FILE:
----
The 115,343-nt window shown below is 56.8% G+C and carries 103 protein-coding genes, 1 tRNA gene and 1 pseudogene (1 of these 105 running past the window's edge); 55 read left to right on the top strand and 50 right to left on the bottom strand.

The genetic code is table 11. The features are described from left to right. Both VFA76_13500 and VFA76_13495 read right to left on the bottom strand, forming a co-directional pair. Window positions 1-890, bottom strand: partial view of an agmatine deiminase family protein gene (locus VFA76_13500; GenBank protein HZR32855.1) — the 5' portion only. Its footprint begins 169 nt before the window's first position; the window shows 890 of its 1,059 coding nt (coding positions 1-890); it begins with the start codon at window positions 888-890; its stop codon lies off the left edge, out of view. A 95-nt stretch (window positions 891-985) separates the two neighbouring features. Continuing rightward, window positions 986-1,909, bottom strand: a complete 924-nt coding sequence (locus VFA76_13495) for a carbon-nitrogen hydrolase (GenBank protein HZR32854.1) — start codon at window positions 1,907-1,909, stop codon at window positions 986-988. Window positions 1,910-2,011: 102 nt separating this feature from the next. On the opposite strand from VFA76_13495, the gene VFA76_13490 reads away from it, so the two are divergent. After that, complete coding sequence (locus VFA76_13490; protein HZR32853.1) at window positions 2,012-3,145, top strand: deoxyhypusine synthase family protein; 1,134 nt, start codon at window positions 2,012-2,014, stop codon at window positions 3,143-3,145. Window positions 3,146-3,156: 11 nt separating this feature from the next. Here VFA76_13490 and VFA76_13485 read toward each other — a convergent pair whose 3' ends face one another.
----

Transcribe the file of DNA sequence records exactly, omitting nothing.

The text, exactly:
The 115,343-nt window shown below is 56.8% G+C and carries 103 protein-coding genes, 1 tRNA gene and 1 pseudogene (1 of these 105 running past the window's edge); 55 read left to right on the top strand and 50 right to left on the bottom strand.

The genetic code is table 11. The features are described from left to right. Both VFA76_13500 and VFA76_13495 read right to left on the bottom strand, forming a co-directional pair. Window positions 1-890, bottom strand: partial view of an agmatine deiminase family protein gene (locus VFA76_13500; GenBank protein HZR32855.1) — the 5' portion only. Its footprint begins 169 nt before the window's first position; the window shows 890 of its 1,059 coding nt (coding positions 1-890); it begins with the start codon at window positions 888-890; its stop codon lies off the left edge, out of view. A 95-nt stretch (window positions 891-985) separates the two neighbouring features. Continuing rightward, window positions 986-1,909, bottom strand: a complete 924-nt coding sequence (locus VFA76_13495) for a carbon-nitrogen hydrolase (GenBank protein HZR32854.1) — start codon at window positions 1,907-1,909, stop codon at window positions 986-988. Window positions 1,910-2,011: 102 nt separating this feature from the next. On the opposite strand from VFA76_13495, the gene VFA76_13490 reads away from it, so the two are divergent. After that, complete coding sequence (locus VFA76_13490; protein HZR32853.1) at window positions 2,012-3,145, top strand: deoxyhypusine synthase family protein; 1,134 nt, start codon at window positions 2,012-2,014, stop codon at window positions 3,143-3,145. Window positions 3,146-3,156: 11 nt separating this feature from the next. Here VFA76_13490 and VFA76_13485 read toward each other — a convergent pair whose 3' ends face one another.